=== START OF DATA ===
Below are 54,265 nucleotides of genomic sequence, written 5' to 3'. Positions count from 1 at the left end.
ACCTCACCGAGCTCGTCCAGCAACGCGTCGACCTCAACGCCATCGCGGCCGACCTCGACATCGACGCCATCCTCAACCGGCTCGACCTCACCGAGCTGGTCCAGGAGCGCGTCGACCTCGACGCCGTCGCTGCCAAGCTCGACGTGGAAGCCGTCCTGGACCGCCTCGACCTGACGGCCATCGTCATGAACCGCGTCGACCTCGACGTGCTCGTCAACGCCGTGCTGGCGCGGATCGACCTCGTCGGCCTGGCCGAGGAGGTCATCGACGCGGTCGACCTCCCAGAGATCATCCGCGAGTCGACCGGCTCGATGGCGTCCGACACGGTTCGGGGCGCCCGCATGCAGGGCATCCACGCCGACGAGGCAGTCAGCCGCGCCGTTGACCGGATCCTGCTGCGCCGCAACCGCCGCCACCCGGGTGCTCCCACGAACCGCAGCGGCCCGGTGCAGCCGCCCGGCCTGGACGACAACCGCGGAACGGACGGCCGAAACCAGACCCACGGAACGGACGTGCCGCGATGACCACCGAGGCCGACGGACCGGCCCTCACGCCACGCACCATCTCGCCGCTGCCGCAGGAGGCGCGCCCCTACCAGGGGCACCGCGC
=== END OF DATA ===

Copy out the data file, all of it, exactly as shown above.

Below are 54,265 nucleotides of genomic sequence, written 5' to 3'. Positions count from 1 at the left end.
ACCTCACCGAGCTCGTCCAGCAACGCGTCGACCTCAACGCCATCGCGGCCGACCTCGACATCGACGCCATCCTCAACCGGCTCGACCTCACCGAGCTGGTCCAGGAGCGCGTCGACCTCGACGCCGTCGCTGCCAAGCTCGACGTGGAAGCCGTCCTGGACCGCCTCGACCTGACGGCCATCGTCATGAACCGCGTCGACCTCGACGTGCTCGTCAACGCCGTGCTGGCGCGGATCGACCTCGTCGGCCTGGCCGAGGAGGTCATCGACGCGGTCGACCTCCCAGAGATCATCCGCGAGTCGACCGGCTCGATGGCGTCCGACACGGTTCGGGGCGCCCGCATGCAGGGCATCCACGCCGACGAGGCAGTCAGCCGCGCCGTTGACCGGATCCTGCTGCGCCGCAACCGCCGCCACCCGGGTGCTCCCACGAACCGCAGCGGCCCGGTGCAGCCGCCCGGCCTGGACGACAACCGCGGAACGGACGGCCGAAACCAGACCCACGGAACGGACGTGCCGCGATGACCACCGAGGCCGACGGACCGGCCCTCACGCCACGCACCATCTCGCCGCTGCCGCAGGAGGCGCGCCCCTACCAGGGGCACCGCGC